And I have to admit the excitement of seeing the names Stephen and Fry in the same sentence was, well, exciting! I am going to go order the first in the Cooper and Fry series and settle down on this rainy tundra day to be entertained.

    I love visiting the places I read about, and as I've said here before, we often plan our trips around those. One of the best was Nether Wallop, the site of the fictional St. Mary Mead in the PBS series. I am pretty sure i saw Miss Marple whiz by on her bike. Last year we visited the Perigord just to check out Bruno's home territory. And I am sure that Julie has dragged me everyplace that Proust ever lived, but that is another story.

    I look forward to reading your books, and thank you for being here.

    Ann in Rainy Rochester

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    1. Many thanks, Finta. I hope you enjoy the books! I don't think Diane is related to Stephen Fry, but you never know...

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  6. How wonderful! A new to me series that sounds just like my kind. I can't wait to get started. And place is always important to me; I often get out my maps and try to follow along. Some authors use real place names but if you look on a map they have put them somewhere else. That can be confusing but I try to just go with it.

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    1. Thank you, Judi. I love maps, and we're lucky in the UK to have the very detailed Ordnance Survey maps, which show every field and every building. Readers often come to events clutching their OS maps for me to sign because they use them all the time when they're reading my books.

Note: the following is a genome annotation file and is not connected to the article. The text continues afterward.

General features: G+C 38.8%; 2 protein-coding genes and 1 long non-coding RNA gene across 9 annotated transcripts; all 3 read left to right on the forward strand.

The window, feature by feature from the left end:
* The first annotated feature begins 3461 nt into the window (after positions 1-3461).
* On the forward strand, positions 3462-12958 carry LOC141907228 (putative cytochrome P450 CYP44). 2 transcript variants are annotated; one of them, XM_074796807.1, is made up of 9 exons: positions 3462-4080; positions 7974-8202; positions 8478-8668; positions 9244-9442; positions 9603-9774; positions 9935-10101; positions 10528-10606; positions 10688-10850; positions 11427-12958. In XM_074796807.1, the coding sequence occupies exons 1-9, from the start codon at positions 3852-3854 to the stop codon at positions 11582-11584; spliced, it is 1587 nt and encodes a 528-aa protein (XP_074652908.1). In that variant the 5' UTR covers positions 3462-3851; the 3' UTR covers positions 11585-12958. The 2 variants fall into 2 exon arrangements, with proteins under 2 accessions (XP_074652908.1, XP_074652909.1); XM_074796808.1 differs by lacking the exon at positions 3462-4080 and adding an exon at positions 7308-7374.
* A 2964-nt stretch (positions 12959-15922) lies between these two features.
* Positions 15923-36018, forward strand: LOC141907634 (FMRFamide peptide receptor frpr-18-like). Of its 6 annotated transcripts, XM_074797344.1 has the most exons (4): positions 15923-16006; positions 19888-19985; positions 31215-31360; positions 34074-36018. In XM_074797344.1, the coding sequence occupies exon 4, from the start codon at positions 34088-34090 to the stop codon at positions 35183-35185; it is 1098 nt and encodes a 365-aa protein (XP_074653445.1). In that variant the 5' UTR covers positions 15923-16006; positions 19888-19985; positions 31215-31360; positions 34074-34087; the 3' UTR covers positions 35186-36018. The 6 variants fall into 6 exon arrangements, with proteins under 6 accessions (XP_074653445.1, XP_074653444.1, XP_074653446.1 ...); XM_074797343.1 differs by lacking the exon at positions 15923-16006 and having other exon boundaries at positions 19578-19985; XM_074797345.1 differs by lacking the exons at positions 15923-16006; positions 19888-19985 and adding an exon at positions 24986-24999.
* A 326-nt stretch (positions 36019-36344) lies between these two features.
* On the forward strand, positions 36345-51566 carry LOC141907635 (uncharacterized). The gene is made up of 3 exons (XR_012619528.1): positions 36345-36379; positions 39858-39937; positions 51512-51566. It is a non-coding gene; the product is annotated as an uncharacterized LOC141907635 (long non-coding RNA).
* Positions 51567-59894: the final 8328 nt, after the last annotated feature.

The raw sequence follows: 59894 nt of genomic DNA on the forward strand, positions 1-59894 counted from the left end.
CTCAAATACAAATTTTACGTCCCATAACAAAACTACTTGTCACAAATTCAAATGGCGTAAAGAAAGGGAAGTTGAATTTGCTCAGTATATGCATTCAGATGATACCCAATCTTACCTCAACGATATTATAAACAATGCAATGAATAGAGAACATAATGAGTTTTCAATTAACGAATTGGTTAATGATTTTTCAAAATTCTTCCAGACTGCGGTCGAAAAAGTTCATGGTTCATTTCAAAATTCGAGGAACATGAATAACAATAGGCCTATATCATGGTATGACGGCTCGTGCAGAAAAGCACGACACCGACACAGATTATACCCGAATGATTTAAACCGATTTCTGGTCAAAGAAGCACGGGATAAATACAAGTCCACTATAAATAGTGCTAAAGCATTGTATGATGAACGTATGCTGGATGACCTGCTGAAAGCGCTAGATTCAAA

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  7. It's not that it's really fiction, right? It's that it's real, just in a sort of different universe.

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  8. And the brain exploding concept when is one of characters you create becomes so real that a reader can talk about him or her. As if the words on the page make them exist. Which they do, right? Which is why we have to be so careful. Welcome welcome welcome!

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    1. If you believe strongly enough in something, it does exist in a way. The most amazing thing is that a character can take on such a powerful life of their own that they live on long after the author has gone. Sherlock Holmes being the perfect example.

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  9. Sixteen books in this series and I've missed them all?? Will remedy that ASAP! JRW has posted before on the topic of setting in a novel--how important is it to readers? This is another excellent example of how setting creates the universe in which the characters act and the plot unfolds. Right now I want to grab my camera, my pen and paper and run off to explore the Peaks District (and if there are border collies--maximum bonus points!). My youngest sister and I want to go to Three Pines. I'd like to order a burger and a shake from Cork's place and walk out to Henry's meadow, walk the streets of London and sit and listen to Andy and Poppy playing; sit at a booth in Miller's Kill and listen in on Marjorie and company's conversations. Too many places, not enough time!